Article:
Why the BP Oil Spill is Like the Mortgage Crisis

Okay, it’s like this. The main reason we’re in a Great Recession is that, back in 1999, the U.S. government compromised itself to death. Bill Clinton wanted to increase lending to minorities. The Republican-controlled Congress (swept into office by Newt Gingrich’s “Contract with America”) said, “Only if you decrease regulation at the same time,” and so Phil Gramm (appointed senior economic adviser to McCain’s presidential campaign) drew up a bill that gutted Glass-Steagall, the 1933 act that prevented the Depression from happening again. President Clinton, weakened by the Monica Lewinsky scandal, didn’t have much wiggle-room in the Oval Office any more, and signed the legislation.

So, naturally, you get a huge housing boom totally based upon dodgy accounting and ludicrous credit standards which blows up in the world’s face.

You can’t make this stuff up, right?

Guess what. The BP oil spill is a result of exactly the same legislative deathmatch. The New York Times has a superb piece this morning by David S. Abraham declaring, this is a disaster that Congress voted for. In a highly balanced and nuanced argument, Abraham details how Congress really and truly has been addicted to providing the oil industry with economic incentives beyond all reason:

In a 1995 attempt to encourage more exploration, Congress agreed to reduce the cut of the proceeds the government could collect on oil and gas drilling in deep waters. Ten years later, despite higher oil prices and declarations from President George W. Bush that more incentives were not needed, a Republican-led Congress reduced royalties yet again.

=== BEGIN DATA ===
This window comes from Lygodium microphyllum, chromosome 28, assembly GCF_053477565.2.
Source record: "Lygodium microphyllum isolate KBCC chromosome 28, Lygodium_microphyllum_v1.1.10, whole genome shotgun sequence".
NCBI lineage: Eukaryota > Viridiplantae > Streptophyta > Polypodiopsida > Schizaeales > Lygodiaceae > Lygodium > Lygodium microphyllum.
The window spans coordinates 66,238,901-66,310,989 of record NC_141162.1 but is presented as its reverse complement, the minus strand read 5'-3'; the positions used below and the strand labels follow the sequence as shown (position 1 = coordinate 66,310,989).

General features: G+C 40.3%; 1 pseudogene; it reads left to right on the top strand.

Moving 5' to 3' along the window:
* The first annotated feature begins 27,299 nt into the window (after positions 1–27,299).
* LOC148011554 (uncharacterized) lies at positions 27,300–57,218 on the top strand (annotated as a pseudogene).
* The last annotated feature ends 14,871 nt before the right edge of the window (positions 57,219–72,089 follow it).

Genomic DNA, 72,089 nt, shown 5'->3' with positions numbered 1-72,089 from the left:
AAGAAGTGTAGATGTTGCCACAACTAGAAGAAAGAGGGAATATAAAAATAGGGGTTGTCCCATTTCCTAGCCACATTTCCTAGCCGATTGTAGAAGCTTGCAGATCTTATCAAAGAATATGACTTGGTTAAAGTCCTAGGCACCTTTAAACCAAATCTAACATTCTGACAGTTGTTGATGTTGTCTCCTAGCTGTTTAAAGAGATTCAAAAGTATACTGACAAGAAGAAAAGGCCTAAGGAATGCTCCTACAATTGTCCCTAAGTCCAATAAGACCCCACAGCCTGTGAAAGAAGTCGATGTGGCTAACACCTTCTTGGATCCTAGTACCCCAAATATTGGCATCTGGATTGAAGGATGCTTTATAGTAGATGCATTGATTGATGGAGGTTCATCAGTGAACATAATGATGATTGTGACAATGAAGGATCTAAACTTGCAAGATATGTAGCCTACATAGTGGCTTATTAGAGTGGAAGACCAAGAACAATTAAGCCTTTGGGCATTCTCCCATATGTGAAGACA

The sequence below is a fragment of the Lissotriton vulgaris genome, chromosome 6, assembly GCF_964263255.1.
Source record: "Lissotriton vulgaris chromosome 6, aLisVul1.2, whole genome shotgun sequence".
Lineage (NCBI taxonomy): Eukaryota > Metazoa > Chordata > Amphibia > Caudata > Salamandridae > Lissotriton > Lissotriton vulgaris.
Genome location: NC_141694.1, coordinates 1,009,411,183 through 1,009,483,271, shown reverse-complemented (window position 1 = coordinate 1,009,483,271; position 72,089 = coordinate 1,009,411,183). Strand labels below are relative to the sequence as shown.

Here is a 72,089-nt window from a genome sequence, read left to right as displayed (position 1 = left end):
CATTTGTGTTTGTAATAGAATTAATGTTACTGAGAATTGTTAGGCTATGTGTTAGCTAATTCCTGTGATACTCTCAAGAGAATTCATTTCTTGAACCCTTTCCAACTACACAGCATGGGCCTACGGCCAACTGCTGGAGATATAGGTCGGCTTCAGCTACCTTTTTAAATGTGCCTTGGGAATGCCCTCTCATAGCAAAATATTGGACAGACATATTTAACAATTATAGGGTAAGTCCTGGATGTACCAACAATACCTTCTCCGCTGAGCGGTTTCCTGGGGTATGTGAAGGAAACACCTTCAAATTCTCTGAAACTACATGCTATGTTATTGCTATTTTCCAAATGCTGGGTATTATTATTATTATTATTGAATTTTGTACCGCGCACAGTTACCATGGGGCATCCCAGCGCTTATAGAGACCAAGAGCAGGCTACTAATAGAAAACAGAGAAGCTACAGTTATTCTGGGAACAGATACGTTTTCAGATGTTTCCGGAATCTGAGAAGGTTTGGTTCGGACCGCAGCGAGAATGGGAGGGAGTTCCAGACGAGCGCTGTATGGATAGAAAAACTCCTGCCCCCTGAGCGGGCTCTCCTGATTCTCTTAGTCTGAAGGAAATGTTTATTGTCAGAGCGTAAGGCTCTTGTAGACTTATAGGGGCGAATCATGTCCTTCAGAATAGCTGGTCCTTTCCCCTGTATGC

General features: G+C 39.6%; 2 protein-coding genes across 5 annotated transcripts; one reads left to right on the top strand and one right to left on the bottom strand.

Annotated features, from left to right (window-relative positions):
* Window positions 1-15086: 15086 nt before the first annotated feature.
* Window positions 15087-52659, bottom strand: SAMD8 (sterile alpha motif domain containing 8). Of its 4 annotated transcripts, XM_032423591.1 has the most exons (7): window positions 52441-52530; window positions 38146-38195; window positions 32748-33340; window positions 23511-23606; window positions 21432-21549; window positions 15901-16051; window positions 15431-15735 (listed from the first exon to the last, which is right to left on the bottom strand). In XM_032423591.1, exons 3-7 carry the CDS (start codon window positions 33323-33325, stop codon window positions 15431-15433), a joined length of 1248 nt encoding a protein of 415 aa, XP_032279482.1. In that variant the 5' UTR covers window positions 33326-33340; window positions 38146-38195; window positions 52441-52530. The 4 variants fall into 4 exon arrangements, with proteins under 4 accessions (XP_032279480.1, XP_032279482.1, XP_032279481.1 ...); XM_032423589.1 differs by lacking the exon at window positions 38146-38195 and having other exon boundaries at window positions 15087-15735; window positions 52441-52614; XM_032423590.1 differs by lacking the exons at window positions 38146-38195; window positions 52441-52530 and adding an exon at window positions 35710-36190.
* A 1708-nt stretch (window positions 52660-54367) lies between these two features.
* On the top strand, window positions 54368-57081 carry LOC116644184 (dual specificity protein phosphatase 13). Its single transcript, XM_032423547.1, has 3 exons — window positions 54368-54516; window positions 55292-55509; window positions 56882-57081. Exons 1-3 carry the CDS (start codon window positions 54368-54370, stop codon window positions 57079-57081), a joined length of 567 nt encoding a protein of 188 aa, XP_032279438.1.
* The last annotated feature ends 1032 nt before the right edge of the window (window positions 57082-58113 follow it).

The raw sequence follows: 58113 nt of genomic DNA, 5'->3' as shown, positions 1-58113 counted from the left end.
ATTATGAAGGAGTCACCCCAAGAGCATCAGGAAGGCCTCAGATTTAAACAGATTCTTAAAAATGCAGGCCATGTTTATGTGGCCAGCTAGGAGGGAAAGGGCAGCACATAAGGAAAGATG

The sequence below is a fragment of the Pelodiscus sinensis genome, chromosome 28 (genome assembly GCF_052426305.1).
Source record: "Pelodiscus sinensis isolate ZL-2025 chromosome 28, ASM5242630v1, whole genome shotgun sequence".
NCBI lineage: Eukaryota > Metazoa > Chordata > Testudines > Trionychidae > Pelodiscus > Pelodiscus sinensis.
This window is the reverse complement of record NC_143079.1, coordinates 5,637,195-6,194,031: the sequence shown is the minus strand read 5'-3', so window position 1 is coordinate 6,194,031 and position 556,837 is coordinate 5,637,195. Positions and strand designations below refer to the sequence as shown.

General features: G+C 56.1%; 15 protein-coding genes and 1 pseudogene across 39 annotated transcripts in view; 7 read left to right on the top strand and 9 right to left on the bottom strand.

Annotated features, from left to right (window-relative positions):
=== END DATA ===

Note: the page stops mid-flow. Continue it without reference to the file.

It’s madness, of course – especially when

at the same time that Congress called for new drilling incentives, it also gutted oversight. From 2002 to 2008, legislators approved budgets reducing regulatory staffing levels by more than 15 percent… A 2004 Coast Guard study found that its “oil spill response personnel did not appear to have even a basic knowledge of the equipment required to support salvage or spill clean-up operations.”

When Bobby Jindal calls for more offshore drilling in order to help pay for coastal damage inflicted by offshore oil-and-gas operations (yeah, you read that right), then we have truly entered a land of the comedic insane, where the Mad Hatter starts writing Catch-22 contracts. The astounding thing is that, at base, it’s an exquisitely simple recipe for disaster: radically lower the barriers to enter the market, while radically de-regulating (by which we mean: knocking down the laws and rules that govern participation in this country’s economy) and what you get are toxic assets. That’s what we call a house, these days: a toxic asset, destroying the person who possesses it (for D&D fans, that’s kind of like a poisoned amulet, except with lots of bricks and mortar and wiring and plumbing).

But we should  be calling the oil spill a toxic asset too. The definition’s more apt; no metaphors needed here. It’s a natural resource that’s killing our economy and destroying the ecosystems of our oceans. It’s a substance that, for decades now, has powered our economy; now it’s bringing the Gulf to a standstill. It’s the toxic asset, our home mortgage that’s underwater. The rich will probably walk away from it, their dirty souls skimming the tops of the oily waves in that Gulf between them and us.

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